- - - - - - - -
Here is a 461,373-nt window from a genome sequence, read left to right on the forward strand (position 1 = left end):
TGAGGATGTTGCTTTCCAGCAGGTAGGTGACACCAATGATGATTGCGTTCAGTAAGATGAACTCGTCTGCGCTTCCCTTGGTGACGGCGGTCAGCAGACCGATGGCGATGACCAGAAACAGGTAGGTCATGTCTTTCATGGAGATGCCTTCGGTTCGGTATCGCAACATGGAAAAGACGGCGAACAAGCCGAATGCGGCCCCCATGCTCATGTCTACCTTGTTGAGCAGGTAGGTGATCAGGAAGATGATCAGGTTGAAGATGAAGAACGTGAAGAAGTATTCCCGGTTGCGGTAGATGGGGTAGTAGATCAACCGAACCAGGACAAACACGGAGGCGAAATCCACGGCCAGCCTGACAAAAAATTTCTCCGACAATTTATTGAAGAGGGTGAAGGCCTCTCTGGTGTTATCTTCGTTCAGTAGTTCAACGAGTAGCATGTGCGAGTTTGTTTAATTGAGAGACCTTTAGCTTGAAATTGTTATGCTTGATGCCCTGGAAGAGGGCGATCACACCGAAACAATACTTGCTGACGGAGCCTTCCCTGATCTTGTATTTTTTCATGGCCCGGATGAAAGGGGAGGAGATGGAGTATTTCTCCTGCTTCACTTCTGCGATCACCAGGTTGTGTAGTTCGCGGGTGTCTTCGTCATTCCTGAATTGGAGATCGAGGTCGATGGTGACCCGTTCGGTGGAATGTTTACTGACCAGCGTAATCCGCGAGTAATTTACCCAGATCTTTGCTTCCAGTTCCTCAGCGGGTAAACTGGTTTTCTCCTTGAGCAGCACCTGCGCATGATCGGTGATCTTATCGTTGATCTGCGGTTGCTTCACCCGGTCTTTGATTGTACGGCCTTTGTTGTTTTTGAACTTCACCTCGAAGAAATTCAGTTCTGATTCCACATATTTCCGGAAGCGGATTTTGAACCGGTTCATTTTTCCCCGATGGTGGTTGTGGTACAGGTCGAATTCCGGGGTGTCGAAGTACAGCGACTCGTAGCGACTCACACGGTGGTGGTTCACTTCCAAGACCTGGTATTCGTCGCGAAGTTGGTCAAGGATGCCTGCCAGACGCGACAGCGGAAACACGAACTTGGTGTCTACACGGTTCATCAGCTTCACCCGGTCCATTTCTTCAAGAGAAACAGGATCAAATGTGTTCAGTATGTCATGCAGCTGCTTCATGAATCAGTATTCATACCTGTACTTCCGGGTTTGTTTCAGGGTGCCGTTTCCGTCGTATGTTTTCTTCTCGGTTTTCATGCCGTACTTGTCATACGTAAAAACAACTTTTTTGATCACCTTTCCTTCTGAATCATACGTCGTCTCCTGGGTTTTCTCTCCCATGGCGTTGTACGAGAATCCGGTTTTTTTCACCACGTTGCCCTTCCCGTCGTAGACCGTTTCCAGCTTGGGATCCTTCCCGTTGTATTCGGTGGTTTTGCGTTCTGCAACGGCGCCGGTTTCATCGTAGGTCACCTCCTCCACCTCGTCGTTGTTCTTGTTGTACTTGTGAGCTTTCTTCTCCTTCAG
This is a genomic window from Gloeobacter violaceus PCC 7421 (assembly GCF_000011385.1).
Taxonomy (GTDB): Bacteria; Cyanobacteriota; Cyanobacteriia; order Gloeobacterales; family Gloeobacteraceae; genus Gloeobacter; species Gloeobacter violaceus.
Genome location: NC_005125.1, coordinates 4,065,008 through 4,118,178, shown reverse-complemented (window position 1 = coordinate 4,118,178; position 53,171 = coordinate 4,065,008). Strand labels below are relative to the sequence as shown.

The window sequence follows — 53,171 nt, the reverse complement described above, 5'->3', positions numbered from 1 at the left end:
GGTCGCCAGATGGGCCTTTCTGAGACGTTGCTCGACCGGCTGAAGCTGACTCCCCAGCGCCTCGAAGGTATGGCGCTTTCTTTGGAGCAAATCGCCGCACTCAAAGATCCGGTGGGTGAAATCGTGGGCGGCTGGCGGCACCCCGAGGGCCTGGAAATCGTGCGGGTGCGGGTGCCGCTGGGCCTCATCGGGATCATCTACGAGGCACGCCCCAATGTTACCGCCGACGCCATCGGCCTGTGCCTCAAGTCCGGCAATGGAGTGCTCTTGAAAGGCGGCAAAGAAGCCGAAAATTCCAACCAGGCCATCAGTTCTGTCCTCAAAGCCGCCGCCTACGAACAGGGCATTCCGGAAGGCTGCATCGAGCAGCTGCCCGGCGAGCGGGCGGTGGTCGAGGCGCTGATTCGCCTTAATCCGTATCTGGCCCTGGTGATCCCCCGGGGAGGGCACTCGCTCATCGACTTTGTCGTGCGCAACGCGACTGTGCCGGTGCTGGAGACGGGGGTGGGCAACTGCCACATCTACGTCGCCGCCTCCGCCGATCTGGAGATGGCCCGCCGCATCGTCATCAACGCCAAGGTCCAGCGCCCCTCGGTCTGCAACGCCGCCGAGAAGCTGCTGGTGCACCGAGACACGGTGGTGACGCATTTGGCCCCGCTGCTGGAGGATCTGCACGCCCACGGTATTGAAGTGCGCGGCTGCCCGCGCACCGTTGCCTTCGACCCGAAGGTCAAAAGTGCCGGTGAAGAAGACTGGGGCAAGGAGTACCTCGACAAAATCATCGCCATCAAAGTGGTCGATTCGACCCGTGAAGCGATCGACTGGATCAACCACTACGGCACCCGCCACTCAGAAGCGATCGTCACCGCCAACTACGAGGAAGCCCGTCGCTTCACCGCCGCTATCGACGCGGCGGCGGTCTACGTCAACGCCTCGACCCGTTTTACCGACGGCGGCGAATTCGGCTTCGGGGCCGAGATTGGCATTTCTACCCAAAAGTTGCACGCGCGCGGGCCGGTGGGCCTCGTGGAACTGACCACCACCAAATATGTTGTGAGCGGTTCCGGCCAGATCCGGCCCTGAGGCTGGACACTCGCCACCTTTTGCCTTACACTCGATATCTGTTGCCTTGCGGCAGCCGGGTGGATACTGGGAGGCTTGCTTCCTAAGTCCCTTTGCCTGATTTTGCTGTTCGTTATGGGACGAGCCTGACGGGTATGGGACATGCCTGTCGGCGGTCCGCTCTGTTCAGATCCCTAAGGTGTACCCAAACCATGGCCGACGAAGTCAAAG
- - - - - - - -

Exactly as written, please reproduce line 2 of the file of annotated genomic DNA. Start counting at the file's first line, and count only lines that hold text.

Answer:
TGAGGATGTTGCTTTCCAGCAGGTAGGTGACACCAATGATGATTGCGTTCAGTAAGATGAACTCGTCTGCGCTTCCCTTGGTGACGGCGGTCAGCAGACCGATGGCGATGACCAGAAACAGGTAGGTCATGTCTTTCATGGAGATGCCTTCGGTTCGGTATCGCAACATGGAAAAGACGGCGAACAAGCCGAATGCGGCCCCCATGCTCATGTCTACCTTGTTGAGCAGGTAGGTGATCAGGAAGATGATCAGGTTGAAGATGAAGAACGTGAAGAAGTATTCCCGGTTGCGGTAGATGGGGTAGTAGATCAACCGAACCAGGACAAACACGGAGGCGAAATCCACGGCCAGCCTGACAAAAAATTTCTCCGACAATTTATTGAAGAGGGTGAAGGCCTCTCTGGTGTTATCTTCGTTCAGTAGTTCAACGAGTAGCATGTGCGAGTTTGTTTAATTGAGAGACCTTTAGCTTGAAATTGTTATGCTTGATGCCCTGGAAGAGGGCGATCACACCGAAACAATACTTGCTGACGGAGCCTTCCCTGATCTTGTATTTTTTCATGGCCCGGATGAAAGGGGAGGAGATGGAGTATTTCTCCTGCTTCACTTCTGCGATCACCAGGTTGTGTAGTTCGCGGGTGTCTTCGTCATTCCTGAATTGGAGATCGAGGTCGATGGTGACCCGTTCGGTGGAATGTTTACTGACCAGCGTAATCCGCGAGTAATTTACCCAGATCTTTGCTTCCAGTTCCTCAGCGGGTAAACTGGTTTTCTCCTTGAGCAGCACCTGCGCATGATCGGTGATCTTATCGTTGATCTGCGGTTGCTTCACCCGGTCTTTGATTGTACGGCCTTTGTTGTTTTTGAACTTCACCTCGAAGAAATTCAGTTCTGATTCCACATATTTCCGGAAGCGGATTTTGAACCGGTTCATTTTTCCCCGATGGTGGTTGTGGTACAGGTCGAATTCCGGGGTGTCGAAGTACAGCGACTCGTAGCGACTCACACGGTGGTGGTTCACTTCCAAGACCTGGTATTCGTCGCGAAGTTGGTCAAGGATGCCTGCCAGACGCGACAGCGGAAACACGAACTTGGTGTCTACACGGTTCATCAGCTTCACCCGGTCCATTTCTTCAAGAGAAACAGGATCAAATGTGTTCAGTATGTCATGCAGCTGCTTCATGAATCAGTATTCATACCTGTACTTCCGGGTTTGTTTCAGGGTGCCGTTTCCGTCGTATGTTTTCTTCTCGGTTTTCATGCCGTACTTGTCATACGTAAAAACAACTTTTTTGATCACCTTTCCTTCTGAATCATACGTCGTCTCCTGGGTTTTCTCTCCCATGGCGTTGTACGAGAATCCGGTTTTTTTCACCACGTTGCCCTTCCCGTCGTAGACCGTTTCCAGCTTGGGATCCTTCCCGTTGTATTCGGTGGTTTTGCGTTCTGCAACGGCGCCGGTTTCATCGTAGGTCACCTCCTCCACCTCGTCGTTGTTCTTGTTGTACTTGTGAGCTTTCTTCTCCTTCAG